How to Make Goosebumps From Shaving Go Away

Written by amanda flanigan Google
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How to Make Goosebumps From Shaving Go Away
Trying to achieve a close shave can leave red patches on your skin. (Hemera Technologies/ Images)

The small, red goosebumps that appear after shaving are razor bumps. These bumps can occur on both men and women but are more prone on people with curly or coarse hair and those who have sensitive skin. Razor bumps, known as pseudofolliculitis barbae, will appear after a shave when the hair cuts at an angle making it sharp. The sharp hair curls against the skin penetrating it. The body reacts to this as an infection, which causes the itchy, painful bumps to appear. There are a few precautions to take which can help alleviate this condition.

Skill level:
Moderately Easy

Things you need

  • Electric razor
  • Washcloth
  • Shaving cream
  • Moisturising aftershave lotion
  • Commercial razor bump relief product

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  1. 1

    Refrain from shaving daily and instead wait a few days in between shaving. This will give you skin some time to rest and heal.

  2. 2

    Soften the hair with warm water to help ensure an even cut and reduce the chance of shaving bumps. Shave either immediately after you shower or dampen a washcloth in warm water and place on the skin for 5 minutes before shaving.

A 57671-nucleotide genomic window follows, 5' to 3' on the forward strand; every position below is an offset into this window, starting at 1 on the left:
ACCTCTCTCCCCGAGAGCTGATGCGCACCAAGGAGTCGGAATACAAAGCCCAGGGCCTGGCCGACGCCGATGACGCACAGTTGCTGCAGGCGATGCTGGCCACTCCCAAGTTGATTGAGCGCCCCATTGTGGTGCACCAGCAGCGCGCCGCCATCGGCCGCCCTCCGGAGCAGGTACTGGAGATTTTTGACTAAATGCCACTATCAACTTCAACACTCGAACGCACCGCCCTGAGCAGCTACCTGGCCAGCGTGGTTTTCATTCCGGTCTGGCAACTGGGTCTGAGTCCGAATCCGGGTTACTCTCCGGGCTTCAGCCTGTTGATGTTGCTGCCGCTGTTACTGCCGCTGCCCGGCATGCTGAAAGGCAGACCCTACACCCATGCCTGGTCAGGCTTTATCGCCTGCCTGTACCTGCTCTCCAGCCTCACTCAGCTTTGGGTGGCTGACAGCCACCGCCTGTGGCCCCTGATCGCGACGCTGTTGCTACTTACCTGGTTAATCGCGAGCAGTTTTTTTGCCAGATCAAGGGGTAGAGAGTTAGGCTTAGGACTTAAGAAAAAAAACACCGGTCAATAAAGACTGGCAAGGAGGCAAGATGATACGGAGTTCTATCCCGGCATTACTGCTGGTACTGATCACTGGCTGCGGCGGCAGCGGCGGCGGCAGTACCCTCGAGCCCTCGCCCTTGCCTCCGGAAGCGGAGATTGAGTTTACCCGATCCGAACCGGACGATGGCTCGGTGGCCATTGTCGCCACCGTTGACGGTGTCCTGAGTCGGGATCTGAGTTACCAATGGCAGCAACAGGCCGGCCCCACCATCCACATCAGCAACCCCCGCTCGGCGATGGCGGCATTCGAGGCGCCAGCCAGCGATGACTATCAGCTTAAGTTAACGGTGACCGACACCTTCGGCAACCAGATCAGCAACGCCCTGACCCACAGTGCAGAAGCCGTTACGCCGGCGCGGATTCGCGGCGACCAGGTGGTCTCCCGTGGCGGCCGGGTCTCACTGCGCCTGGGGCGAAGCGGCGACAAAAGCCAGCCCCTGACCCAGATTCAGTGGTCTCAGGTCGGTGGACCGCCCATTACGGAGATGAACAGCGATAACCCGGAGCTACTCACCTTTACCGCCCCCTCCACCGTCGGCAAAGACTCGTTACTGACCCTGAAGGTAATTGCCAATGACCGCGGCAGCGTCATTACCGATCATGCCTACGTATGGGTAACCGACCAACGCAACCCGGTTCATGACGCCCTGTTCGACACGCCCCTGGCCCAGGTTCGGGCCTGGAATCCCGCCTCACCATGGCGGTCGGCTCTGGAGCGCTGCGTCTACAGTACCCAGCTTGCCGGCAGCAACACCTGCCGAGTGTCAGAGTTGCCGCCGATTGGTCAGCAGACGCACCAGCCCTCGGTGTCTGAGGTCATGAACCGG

3. 3

    Apply shaving cream to the hair before shaving. The shaving cream will help reduce friction caused by the razor scrapping across the skin and help reduce bumps. Let the cream sit on the hair for several minutes to help soften the hair.

  4. 4

    Massage a moisturising aftershave lotion into the skin after each shave. The lotion will moisturise the skin and soften the hair follicles to prevent goosebumps or razor bumps from forming.

  5. 5

    Apply a commercial razor bump relief product that contains salicylic acid and witch hazel to the skin. Designed to bring relief of itchy, painful razor bumps, the product is available at department stores.

Tips and warnings

  • If you must shave every day, switch to an electric razor on the days you are giving your skin a rest.
  • Consult your primary care physician if you cannot get rid of the razor bumps. He may be able to prescribe you medication to help the problem or refer you to a dermatologist.

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